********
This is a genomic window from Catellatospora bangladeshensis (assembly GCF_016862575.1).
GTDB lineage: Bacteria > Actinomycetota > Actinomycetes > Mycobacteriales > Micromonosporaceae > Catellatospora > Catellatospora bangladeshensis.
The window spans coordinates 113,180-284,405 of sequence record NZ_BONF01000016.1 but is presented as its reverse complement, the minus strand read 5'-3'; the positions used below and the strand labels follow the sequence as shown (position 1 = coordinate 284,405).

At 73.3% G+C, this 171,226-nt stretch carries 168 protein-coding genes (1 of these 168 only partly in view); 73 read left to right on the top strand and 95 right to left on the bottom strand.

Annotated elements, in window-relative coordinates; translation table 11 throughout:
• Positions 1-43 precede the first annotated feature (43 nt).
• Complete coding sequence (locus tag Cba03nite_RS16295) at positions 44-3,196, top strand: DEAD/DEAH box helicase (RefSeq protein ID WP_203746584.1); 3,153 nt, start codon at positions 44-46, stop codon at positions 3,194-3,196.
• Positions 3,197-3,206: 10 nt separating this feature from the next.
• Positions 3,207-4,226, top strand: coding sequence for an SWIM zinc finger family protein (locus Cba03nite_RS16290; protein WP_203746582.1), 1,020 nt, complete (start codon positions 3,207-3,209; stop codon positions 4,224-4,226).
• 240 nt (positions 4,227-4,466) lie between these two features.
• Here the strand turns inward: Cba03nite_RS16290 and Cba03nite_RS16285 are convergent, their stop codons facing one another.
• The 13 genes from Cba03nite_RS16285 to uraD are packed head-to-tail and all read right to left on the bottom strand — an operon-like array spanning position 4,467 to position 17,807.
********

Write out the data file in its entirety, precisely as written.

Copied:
This is a genomic window from Catellatospora bangladeshensis (assembly GCF_016862575.1).
GTDB lineage: Bacteria > Actinomycetota > Actinomycetes > Mycobacteriales > Micromonosporaceae > Catellatospora > Catellatospora bangladeshensis.
The window spans coordinates 113,180-284,405 of sequence record NZ_BONF01000016.1 but is presented as its reverse complement, the minus strand read 5'-3'; the positions used below and the strand labels follow the sequence as shown (position 1 = coordinate 284,405).

At 73.3% G+C, this 171,226-nt stretch carries 168 protein-coding genes (1 of these 168 only partly in view); 73 read left to right on the top strand and 95 right to left on the bottom strand.

Annotated elements, in window-relative coordinates; translation table 11 throughout:
• Positions 1-43 precede the first annotated feature (43 nt).
• Complete coding sequence (locus tag Cba03nite_RS16295) at positions 44-3,196, top strand: DEAD/DEAH box helicase (RefSeq protein ID WP_203746584.1); 3,153 nt, start codon at positions 44-46, stop codon at positions 3,194-3,196.
• Positions 3,197-3,206: 10 nt separating this feature from the next.
• Positions 3,207-4,226, top strand: coding sequence for an SWIM zinc finger family protein (locus Cba03nite_RS16290; protein WP_203746582.1), 1,020 nt, complete (start codon positions 3,207-3,209; stop codon positions 4,224-4,226).
• 240 nt (positions 4,227-4,466) lie between these two features.
• Here the strand turns inward: Cba03nite_RS16290 and Cba03nite_RS16285 are convergent, their stop codons facing one another.
• The 13 genes from Cba03nite_RS16285 to uraD are packed head-to-tail and all read right to left on the bottom strand — an operon-like array spanning position 4,467 to position 17,807.